After a particularly strong afternoon rain shower last week, I was heading down a grass berm near my apartment and the traction completely gave out on me. The ground was a little moist from the ran, and I almost fell on my ass. Apparently, the tread on the Evo’s just couldn’t handle loose and wet dirt on a downhill slope. I haven’t had a problem with other more “offroad style” shoes on this type of terrain, so it may be a limitation of this shoe in particular.

vivobarefoot-logoI don’t think this necessarily makes the Evo’s deficient in traction, rather it makes them more suited to road type surfaces. VIVOBAREFOOT certainly has shoes which are more suited to trail running and offroad surfaces, so if you’re into that you’ll know where you need to spend your money.

Extending from that line of thought, I don’t really see the Evo’s as a casual or every day wear kind of shoe. I see them more as a piece of equipment that you put on when you are serious about going out and running hard. Similar to how people might wear Under Armour compression gear when they race, I see the Evo’s as performance running equipment.

Toe Room

One of the slight concerns I had before I started trying out the Evo’s was the issue of space inside the toe box. This is never an issue with sandals or huaraches, and with Vibram Five Finger’s individual toe pockets you don’t really need to worry about your digits getting cramped.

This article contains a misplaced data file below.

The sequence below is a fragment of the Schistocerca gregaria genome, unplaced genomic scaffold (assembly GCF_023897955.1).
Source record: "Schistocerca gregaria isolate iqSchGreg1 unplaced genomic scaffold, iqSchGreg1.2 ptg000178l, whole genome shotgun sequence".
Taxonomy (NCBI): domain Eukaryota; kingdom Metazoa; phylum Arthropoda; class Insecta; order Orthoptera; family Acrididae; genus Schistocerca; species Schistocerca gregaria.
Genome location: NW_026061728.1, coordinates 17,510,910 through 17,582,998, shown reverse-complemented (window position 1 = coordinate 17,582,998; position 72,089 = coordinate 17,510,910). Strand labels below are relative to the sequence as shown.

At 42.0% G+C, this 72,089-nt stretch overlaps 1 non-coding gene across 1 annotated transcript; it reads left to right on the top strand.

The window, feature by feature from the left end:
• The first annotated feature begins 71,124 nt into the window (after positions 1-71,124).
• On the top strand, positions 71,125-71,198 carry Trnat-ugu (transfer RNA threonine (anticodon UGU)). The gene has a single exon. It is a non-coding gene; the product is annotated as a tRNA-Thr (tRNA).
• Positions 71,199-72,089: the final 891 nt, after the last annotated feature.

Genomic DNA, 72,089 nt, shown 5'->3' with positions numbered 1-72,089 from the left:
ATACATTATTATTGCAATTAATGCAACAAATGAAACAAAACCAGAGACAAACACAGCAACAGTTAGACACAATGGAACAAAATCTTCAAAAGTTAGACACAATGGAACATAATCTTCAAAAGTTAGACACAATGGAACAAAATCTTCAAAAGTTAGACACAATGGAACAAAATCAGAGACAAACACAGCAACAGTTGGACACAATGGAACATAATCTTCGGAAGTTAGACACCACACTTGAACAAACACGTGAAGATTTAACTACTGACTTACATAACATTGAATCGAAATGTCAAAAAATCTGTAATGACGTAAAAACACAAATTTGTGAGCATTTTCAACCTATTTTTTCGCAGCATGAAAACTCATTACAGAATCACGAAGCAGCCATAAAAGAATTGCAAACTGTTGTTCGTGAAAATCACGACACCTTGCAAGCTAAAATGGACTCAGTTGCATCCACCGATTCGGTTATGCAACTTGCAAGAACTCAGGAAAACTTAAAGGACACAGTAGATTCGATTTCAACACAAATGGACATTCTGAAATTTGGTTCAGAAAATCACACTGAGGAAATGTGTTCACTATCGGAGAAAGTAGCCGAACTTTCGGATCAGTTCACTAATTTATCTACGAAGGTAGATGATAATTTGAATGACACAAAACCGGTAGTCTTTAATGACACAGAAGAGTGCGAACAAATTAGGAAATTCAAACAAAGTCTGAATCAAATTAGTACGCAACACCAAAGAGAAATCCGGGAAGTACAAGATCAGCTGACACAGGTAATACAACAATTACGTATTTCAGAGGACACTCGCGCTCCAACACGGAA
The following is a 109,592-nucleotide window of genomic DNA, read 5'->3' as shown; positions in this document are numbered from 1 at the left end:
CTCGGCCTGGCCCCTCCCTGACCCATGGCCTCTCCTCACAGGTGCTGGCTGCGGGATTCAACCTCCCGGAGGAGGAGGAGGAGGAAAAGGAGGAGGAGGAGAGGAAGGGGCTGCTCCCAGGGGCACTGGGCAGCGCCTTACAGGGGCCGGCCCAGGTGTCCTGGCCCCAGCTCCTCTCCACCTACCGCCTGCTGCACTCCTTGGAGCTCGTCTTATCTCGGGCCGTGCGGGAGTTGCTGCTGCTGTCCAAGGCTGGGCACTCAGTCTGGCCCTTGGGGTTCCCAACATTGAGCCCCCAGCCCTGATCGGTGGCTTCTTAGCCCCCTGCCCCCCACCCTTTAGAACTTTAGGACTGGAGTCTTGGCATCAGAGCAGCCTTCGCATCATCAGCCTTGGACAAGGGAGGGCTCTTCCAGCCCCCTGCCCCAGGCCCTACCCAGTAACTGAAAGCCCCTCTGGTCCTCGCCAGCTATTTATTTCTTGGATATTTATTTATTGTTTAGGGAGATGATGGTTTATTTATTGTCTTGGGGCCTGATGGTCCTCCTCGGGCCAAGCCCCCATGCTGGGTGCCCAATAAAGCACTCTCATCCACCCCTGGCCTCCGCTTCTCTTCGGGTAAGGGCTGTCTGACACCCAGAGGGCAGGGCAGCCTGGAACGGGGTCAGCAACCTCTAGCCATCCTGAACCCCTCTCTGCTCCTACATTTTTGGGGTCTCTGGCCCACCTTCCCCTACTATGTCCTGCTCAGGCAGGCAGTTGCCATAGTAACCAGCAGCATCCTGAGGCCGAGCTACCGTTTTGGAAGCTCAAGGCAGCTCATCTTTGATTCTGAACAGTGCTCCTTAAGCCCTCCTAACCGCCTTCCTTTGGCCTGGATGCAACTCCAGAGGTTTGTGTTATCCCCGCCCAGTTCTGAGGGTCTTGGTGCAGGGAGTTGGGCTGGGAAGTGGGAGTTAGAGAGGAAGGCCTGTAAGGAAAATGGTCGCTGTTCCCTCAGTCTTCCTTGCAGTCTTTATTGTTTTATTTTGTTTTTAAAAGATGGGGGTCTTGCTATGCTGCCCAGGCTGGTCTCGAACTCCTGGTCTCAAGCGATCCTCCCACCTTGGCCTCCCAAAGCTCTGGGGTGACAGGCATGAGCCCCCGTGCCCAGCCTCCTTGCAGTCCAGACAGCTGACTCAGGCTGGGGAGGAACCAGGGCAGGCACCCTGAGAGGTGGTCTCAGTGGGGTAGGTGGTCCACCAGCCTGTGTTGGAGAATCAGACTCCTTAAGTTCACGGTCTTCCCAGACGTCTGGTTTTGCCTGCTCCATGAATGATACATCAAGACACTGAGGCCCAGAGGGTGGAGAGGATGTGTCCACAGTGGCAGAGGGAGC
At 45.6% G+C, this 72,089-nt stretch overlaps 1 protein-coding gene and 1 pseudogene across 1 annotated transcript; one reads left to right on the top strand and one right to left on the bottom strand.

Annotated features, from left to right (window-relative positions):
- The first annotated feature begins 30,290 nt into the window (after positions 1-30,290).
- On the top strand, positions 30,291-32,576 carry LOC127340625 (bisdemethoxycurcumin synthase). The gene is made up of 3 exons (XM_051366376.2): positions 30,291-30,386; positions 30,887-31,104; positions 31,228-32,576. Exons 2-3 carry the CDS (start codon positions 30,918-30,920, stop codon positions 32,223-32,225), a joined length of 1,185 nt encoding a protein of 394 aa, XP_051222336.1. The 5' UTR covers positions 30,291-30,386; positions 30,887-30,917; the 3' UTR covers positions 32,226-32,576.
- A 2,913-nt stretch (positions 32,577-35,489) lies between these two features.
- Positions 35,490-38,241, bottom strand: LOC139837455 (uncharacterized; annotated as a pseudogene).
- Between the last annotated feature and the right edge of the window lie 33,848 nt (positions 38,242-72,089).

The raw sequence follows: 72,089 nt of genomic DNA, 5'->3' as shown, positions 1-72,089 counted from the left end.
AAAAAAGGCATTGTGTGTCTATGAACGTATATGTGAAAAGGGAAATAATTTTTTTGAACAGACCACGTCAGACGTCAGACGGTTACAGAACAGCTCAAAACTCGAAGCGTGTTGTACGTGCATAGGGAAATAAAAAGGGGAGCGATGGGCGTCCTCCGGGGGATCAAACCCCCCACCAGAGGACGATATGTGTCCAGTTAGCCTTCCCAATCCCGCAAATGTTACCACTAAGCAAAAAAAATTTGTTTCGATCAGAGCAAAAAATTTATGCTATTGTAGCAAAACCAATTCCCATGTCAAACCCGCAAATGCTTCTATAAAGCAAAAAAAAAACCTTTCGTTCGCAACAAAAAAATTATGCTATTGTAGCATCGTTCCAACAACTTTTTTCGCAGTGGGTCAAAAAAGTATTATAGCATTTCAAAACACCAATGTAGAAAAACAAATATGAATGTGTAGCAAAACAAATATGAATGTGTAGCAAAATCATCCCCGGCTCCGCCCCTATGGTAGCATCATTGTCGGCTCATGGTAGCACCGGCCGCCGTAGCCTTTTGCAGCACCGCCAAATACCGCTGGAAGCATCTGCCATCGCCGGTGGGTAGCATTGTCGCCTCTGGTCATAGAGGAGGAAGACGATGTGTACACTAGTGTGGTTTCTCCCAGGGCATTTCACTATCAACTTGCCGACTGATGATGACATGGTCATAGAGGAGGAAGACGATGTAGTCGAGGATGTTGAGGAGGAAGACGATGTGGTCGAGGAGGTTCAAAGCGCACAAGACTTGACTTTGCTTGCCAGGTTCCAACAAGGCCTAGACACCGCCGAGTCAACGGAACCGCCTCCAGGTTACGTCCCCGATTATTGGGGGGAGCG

The Evo has a front that comes to more of a point than some of the other shoes I’ve worked with, but I didn’t have any issues with cramped toes. The outside edge of the shoe extends outward more than most conventional running shoes, so much so that the shoes aren’t symmetrical. Because of this design, I believe that they’ll provide ample room for toe spread during strides. Some people who have switched to barefoot running may have much meatier feet and wider toe spread than others, so results may vary.

I do have to say, the upper mesh material surrounding the top of the foot is extremely flexible, so this will accommodate your toes quite well if the shoe is fitting a little more on the tight side of the continuum.

Running in Evo’s

I really enjoyed running in these shoes. I didn’t feel like the minimalist experience was altered significantly in a bad way by wearing them, despite being more substantial than my running sandals. For people who just hate having stuff touch the insides of their toes, like with thong type huaraches or Vibram Five Fingers, then the Evo’s will be a great alternative.

I felt fast during my sprint intervals and I forgot on occasion that I was suppose to be thinking about my footwear while going on my daily runs. They just kind of meld to your feet and don’t try to get in the way of the ground like more conventional running shoes.

The mesh outer covering over the front of the foot was a nice touch as well. It’s getting really hot here in Colorado right now, and the natural air conditioning for my feet was quite welcome.

Summary

Pros:

  • Light and flexible for superior ground sensation
  • Mesh outer for enhanced breathability
  • Removable sole liner for additional reduction in cushion

Cons:

  • Traction not well suited for offroad or slick surfaces
  • Pointed toe box may be problematic for people with wide feet
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One Response to Shoe Review – VIVOBAREFOOT Evo – Part 2

  1. Shoe Review – VIVOBAREFOOT Evo – Part 2 | Low Carb Daily says:

    [...] Review – VIVOBAREFOOT Evo – Part 2 August 25, 2011By: David Csonka Source: Naturally Engineered This is the second part of my review of the “Evo”, a type of performance running shoe [...]